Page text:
Is Europe All Better Now?

NEW YORK ( TheStreet) -- Ever been in the hospital, wondering if you were going to die, and the doctor comes in to say that while you're sick he thinks you're going to recover?

Europe is like that right now.

The economies of the Eurozone grew by 0.3% in the second quarter of this year, with production of consumer goods leading the way. Most European exchanges rose slightly on the news, and the euro was basically unchanged against the dollar, at $1.32.

You could almost hear the relief across the continent.

Figures released by Eurostat show a wide disparity in growth rates. Countries where austerity has lifted, like Germany, grew their economies. Countries where austerity remains in place, like Greece, continued to contract.

The strength came from the center of the continent, from Germany and France. Germany grew 0.5% over a year ago, France 0.3%, and between them these countries hold 40% of the Eurozone's population.

Spain and Italy, the zone's other two big economies, were down 1.7% and 2%, respectively. Together Germany, France, Spain and Italy represent 74% of the zone's economy, according to Trading Economics.

The best economic performances were turned in by the Baltic countries bordering Russia. Latvia and Lithuania were both up over 4% from a year ago. But the Depression remained in force in Greece and Cyprus, both of which were down over 4% from a year ago.

If you're looking for a comparable number, the U.S. was up 1.4% from a year ago, according to Eurostat's figures.

The German economy seems to be where the economic power lies. The Center for European Economic Research in Mannheim said its ZEW index of economic confidence rose by 5.7% in Germany this month.

Most of the commentary on all this was restrained. Analysts expect continued slow growth with a risk of political instability that could bring on another round of contraction.

No one in Europe is popping the champagne corks, in other words.Except perhaps for bankers.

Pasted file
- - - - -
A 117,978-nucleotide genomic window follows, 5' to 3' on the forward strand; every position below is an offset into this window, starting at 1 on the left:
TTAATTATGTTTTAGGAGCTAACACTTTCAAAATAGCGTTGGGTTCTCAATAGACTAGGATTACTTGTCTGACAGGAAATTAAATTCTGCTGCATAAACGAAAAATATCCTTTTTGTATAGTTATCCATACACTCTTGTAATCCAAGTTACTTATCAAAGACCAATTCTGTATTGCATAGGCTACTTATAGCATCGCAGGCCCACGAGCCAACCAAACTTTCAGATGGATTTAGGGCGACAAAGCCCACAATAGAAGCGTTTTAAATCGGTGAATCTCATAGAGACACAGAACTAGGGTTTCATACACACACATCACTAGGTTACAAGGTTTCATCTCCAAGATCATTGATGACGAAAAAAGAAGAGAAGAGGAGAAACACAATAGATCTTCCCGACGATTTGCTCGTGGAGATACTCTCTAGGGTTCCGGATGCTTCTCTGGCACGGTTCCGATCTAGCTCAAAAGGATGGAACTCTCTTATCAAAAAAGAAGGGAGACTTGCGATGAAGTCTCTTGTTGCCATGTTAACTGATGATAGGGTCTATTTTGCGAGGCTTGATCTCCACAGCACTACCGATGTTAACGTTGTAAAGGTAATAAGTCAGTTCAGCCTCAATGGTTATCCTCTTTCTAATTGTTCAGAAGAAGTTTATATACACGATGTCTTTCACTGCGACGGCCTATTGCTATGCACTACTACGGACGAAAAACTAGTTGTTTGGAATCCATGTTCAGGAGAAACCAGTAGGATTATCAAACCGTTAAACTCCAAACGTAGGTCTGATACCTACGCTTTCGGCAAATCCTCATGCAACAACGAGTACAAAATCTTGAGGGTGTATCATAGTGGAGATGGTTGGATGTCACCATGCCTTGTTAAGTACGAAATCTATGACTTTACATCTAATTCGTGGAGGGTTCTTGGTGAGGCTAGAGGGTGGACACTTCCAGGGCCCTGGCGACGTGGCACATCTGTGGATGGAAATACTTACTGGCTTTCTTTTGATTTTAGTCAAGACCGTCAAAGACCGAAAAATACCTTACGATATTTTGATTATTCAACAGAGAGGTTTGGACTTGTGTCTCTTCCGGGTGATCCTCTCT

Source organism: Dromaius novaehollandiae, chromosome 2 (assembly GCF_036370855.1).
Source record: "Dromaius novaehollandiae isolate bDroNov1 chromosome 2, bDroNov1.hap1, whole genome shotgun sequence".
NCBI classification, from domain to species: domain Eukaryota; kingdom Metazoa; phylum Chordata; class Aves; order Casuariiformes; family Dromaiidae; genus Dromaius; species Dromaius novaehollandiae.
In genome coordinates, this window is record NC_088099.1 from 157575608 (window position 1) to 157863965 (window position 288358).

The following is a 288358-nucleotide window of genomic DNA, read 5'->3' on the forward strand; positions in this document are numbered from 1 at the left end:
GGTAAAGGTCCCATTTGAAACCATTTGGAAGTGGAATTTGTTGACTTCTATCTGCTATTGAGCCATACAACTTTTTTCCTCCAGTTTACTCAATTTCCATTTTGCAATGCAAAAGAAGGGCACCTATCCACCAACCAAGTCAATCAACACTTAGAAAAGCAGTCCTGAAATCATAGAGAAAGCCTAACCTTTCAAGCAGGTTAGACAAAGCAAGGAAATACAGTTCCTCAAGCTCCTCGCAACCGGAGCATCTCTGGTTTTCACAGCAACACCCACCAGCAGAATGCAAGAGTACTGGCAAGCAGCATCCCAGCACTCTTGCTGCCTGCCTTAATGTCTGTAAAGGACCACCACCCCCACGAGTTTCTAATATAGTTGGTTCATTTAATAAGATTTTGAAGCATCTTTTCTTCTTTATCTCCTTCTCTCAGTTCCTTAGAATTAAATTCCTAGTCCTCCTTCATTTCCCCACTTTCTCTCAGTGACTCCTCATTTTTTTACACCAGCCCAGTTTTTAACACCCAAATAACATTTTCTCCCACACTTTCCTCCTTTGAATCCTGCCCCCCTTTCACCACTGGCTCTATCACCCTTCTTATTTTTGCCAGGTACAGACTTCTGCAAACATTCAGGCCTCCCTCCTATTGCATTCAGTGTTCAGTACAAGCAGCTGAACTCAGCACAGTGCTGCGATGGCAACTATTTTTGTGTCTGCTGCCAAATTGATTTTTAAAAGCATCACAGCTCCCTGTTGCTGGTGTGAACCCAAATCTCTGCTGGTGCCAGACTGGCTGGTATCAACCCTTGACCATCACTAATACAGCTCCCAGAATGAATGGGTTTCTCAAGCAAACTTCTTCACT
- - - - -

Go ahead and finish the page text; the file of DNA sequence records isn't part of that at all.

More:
The zone's 10 biggest banks were all profitable during the first half of the year, and the huge writedowns that marked the heart of the crisis appear to be over.

It all sounds good, but it's not great, and the rifts between the wealthy center and the poorer periphery remain, as do the political issues arising from them.

Every major European country has a political movement that resents the EU and wants to get rid of the euro: England's UKIP, the French National Front, even a German party called Alternative for Germany. Better times mean less support for most such parties -- Alternative for Germany is polling just 2%, according to the latest surveys, with Prime Minster Angela Merkel leading by a wide margin.

You might compare the mood right now to the way you'll feel as the credits start running on a very scary movie, or the way you feel right after a terrible personal crisis has passed. You're not all better, but you can breathe again.

At the time of publication, the author had about 500 shares in Vanguard's European Stock Index Fund, VEURX.

This article is commentary by an independent contributor, separate from TheStreet's regular news coverage.

Dana Blankenhorn has been a business journalist since 1978, and a tech reporter since 1982. His specialty has been getting to the future ahead of the crowd, then leaving before success arrived. That meant covering the Internet in 1985, e-commerce in 1994, the Internet of Things in 2005, open source in 2005 and, since 2010, renewable energy. He has written for every medium from newspapers and magazines to Web sites, from books to blogs. He still seeks tomorrow from his Craftsman home in Atlanta.

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